Welcome to another edition of America's Ugliest Accent, where we as a country gather together to determine which of us in this great nation of disgusting vocal squalor has the least listenable accent. Every day this week, Round One of the Tournament, we'll be presenting two face-offs between cities. You, humble reader, will decide a victor.
Yesterday, we gave you Boston, Baltimore, LA, and Chicago—all distinct accents with notable hometown heroes (please continue to vote until 2 p.m.). Today we have even more guttural garbage to throw your way, even if you weren't looking for it. These four accents may not be as stereotyped and diligently cataloged as yesterday's but they've all got their own hideous charm. Let's jump right in, shall we?
Our round of 16 continues with two ugly brawls: Scranton (2) vs. New Orleans (15) and Tallahassee (10) vs. Minneapolis (7). A vocal range of the United States uglier than my boyfriend.
Maybe you've seen an episode of The Office and so now you know where Scranton, Pennsylvania is. Maybe you're familiar with Gawker hero Raymond Lyman. The Scranton accent, formed in the lung-blackening coal mines of northeastern Pennsylvania, shares the dirty unfortunate slurring of the Philadelphia accent but with the added bonus of the Midwestern wide mouth. Somewhere in between Pittsburgh and New York City lies an untapped fount of perfect-ugly accents.
Notable Scranton accents: Vice President Joe Biden, Kelly Conaboy, Raymond Lyman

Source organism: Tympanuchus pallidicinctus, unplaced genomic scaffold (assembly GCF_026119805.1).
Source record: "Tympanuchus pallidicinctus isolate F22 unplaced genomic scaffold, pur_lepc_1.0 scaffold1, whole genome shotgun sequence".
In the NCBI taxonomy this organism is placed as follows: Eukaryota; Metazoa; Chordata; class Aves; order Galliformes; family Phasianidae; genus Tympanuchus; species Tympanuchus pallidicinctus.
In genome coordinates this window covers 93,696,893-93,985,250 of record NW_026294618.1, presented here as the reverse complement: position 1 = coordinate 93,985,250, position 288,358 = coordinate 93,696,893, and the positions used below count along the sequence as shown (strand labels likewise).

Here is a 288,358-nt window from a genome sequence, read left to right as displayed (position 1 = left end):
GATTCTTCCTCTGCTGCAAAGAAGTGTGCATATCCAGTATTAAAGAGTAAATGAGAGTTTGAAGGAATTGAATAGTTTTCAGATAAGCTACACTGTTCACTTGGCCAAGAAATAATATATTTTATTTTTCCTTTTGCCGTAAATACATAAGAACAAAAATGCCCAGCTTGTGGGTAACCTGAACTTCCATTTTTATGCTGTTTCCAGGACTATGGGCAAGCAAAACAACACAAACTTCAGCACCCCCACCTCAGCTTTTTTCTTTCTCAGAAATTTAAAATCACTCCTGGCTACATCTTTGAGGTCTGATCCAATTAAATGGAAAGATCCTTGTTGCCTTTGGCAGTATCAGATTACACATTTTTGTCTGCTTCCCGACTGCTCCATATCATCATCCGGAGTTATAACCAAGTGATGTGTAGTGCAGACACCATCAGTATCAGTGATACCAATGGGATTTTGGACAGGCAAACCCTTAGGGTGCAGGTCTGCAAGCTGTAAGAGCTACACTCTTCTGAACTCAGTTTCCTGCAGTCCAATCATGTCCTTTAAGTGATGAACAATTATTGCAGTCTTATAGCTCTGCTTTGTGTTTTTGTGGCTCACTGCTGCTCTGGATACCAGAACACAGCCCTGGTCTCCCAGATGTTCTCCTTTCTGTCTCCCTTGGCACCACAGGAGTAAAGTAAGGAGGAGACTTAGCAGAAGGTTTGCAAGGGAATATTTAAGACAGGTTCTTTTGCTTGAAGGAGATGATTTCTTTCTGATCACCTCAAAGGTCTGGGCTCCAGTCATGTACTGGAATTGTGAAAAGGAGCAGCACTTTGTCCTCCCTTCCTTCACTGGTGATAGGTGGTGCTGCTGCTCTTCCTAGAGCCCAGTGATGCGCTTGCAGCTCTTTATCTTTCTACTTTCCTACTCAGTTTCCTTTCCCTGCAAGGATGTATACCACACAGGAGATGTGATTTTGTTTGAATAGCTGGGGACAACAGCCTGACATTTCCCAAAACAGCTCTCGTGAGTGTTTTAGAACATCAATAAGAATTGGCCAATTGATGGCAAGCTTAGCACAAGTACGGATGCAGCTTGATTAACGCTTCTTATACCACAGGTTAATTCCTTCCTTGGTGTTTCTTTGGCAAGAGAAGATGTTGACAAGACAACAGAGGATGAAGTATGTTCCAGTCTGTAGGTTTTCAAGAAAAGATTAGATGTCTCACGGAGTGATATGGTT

Example sentence: "You took arh rights away with this ridikulous four minutz, fightin with people, not given us anssers, and tellin people they're outta order. Ridikalous."
New Orleans is a steaming, fetid stew of aural bile, home to everything from the deep Cajun bayou accent to the Yat dialect, which derives from Irish, French, German, and even Italian into one completely incomprehensible mess. You need only watch this clip on the number of ways residents pronounce the city's name and neighborhoods and read this excellent article on the hodgepodge of New Orleans' accents to see how varied, and uniformly ugly, it all is.
Tallahassee in this case stands in for all of panhandle Florida—home to a true, and truly ugly, Southern American English accent, and has sister dialects in the Florida cracker accent (also known, for obvious reasons, as Florida mushmouth) and African American Vernacular English, and both are as Southern with a slackjaw as a Texan's. This accent is largely what people who are imitating residents from the South would default to.
The Minneapolis accent isn't nearly as strong compared to the rest of rural or suburban Minnesota (big cities are usually the first to lose their distinct regional sounds), but Minneapolis retains more than enough of those Midwestern vowels to make your ears bleed. Think Fargo (they'll tell you it's exaggerated; don't believe them).
[Image by Jim Cooke]